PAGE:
No lessons to be learned from Carillion collapse, Lincolnshire County Council leader claims

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Lincolnshire County Council leader Martin Hill said that he does not think the council has any lessons to learn following the collapse of Carillion.

Carillion was awarded a £53 million contract by the council in 2016 to deliver work on the Lincoln Eastern Bypass which is due to open next year.

However, the council ended the contract in January 2018 after the outsourcing giant went into liquidation with debts of more than £900 million, having completed just 10% of the project.

The collapse of Carillion saw questions raised locally and nationally about jobs and how much the liquidation would cost taxpayers, with Labour MP for Lincoln Karen Lee suggesting that contracts were brought in-house.

Despite the initial uncertainty, county council leader Martin Hill insisted the bypass would be built by late 2019, and said the way the council had resolved the situation with Carillion had been successful.

He said: “I don’t think there are lessons to be learned and actually we acted very quickly getting someone in place and removing ourselves from the risk of having to deal with receiverships.

“So I think it was a very successful exercise. I’m not sure we have too much to learn actually.

“The contractors are in place now and they are busy marking out the route and getting ready for the large earthworks which will come later this year.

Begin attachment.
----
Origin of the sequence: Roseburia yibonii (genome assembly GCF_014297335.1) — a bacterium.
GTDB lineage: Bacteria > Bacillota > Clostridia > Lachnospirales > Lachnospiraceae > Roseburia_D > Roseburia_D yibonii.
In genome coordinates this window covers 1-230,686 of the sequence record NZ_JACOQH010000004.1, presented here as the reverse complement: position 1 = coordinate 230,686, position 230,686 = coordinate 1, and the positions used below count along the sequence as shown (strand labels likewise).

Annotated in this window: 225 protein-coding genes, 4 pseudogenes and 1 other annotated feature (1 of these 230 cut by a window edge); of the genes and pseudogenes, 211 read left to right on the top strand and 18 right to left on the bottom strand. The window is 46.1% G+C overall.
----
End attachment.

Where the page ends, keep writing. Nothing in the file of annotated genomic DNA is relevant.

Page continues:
“We have lost a little bit of time with the weather and issues with Carillion but we’re still on target to have the bypass opened late 2019.”

Lincolnshire County Council appointed contractor Galliford Try as a short-term replacement in a package of work until early October 2018 worth roughly £9 million.

In addition, Bam Nuttall agreed to take over ducting works around the perimeter of the proposed Washingborough roundabout.

Two further work packages will be created as part of the bypass, and could overlap with the work Galliford Try is carrying out.

When asked if Galliford Try could be contracted to finish the remaining works, Councillor Hill added: “We have to go through a contractual arrangement. Galliford Try are doing a pretty good job for us both in Lincoln and working on the Grantham relief road.

“We’ll have to put out the rest of the works more formally later in the year and obviously we would hope they would apply and we’ll be able to consider them amongst anyone else who comes along.”